Article image
Article image
Article image
Article image
This article displays in one automatically-generated column. View the full page to see article in its original form.

SMOKING AND BAD LANGUAGE IN RAILWAY CARRIAGES.

To the Editor.

Sir, —Having occasion to visit Christchurch the other day, I went by the express. The small compartment was nearly full of passengers, the majority of whom were ladies and children. There was one individual who would persist in maintaining a conversation with his neighbor, and took good care that everybody else should hear what he had to say by pitching his voice about three notes higher than the din caused by the motion of the train. So far, so good. But, in order to heighten the effect of his utterances, I suppose, he embellished (as he thought, no doubt), his sentences with a profusion of bad and profane language, that was most offensive and disgusting to all who had to listen. Returning from town, being a non-smoker, I took my seat in an American second - class carriage. We had not got far from Addingson, when I counted more than eight men tmoking at the same time, and spitting all over the floor of the carriage. When the guard came in, he said that smoking was not allowed. The pipes were put away for the moment, but soon as his back was turned, they were at it again, and smoked to their hearts content. Why, Mr. Editor, should a respectable public have to submit to such annoyance and inconveniences, and have to inhale the filthy fumes arising from the abominable stuff men of this class smoke. Gould not a large placard be put up in a conspicuous place to the effect that all persons guilty of improper language, or smoking (in carriages not set apart for that purpose), would be expelled from the train, at the next station she might stop at. Hoping someone else will take up this matter, and try to put down a very great nuisance and a positive evil—l am, &c.,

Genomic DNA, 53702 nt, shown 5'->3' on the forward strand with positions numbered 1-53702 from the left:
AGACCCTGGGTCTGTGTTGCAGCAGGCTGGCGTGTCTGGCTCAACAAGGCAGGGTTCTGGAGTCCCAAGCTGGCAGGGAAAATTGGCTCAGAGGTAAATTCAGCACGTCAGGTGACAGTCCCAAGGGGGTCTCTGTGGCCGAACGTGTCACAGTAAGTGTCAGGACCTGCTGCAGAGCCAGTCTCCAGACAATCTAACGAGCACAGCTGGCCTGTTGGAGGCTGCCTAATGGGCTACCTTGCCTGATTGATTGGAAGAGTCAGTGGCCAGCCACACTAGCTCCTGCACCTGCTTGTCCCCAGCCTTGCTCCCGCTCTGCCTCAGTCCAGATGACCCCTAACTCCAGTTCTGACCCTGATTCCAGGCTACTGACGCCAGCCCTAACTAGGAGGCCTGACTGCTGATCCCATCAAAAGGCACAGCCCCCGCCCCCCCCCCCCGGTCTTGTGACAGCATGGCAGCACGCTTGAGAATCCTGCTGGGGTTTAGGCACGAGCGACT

Traveller

This article text was automatically generated and may include errors. View the full page to see article in its original form.
Permanent link to this item

http://paperspast.natlib.govt.nz/newspapers/AG18800715.2.8.2

Bibliographic details

SMOKING AND BAD LANGUAGE IN RAILWAY CARRIAGES., Ashburton Guardian, Volume 1, Issue 126, 15 July 1880

Word Count
315

SMOKING AND BAD LANGUAGE IN RAILWAY CARRIAGES. Ashburton Guardian, Volume 1, Issue 126, 15 July 1880

  1. New formats

    Papers Past now contains more than just newspapers. Use these links to navigate to other kinds of materials.

  2. Hierarchy

    These links will always show you how deep you are in the collection. Click them to get a broader view of the items you're currently viewing.

  3. Search

    Enter names, places, or other keywords that you're curious about here. We'll look for them in the fulltext of millions of articles.

  4. Search

    Browsed to an interesting page? Click here to search within the item you're currently viewing, or start a new search.

  5. Search facets

    Use these buttons to limit your searches to particular dates, titles, and more.

  6. View selection

    Switch between images of the original document and text transcriptions and outlines you can cut and paste.

  7. Tools

    Print, save, zoom in and more.

  8. Explore

    If you'd rather just browse through documents, click here to find titles and issues from particular dates and geographic regions.

  9. Need more help?

    The "Help" link will show you different tips for each page on the site, so click here often as you explore the site.

Working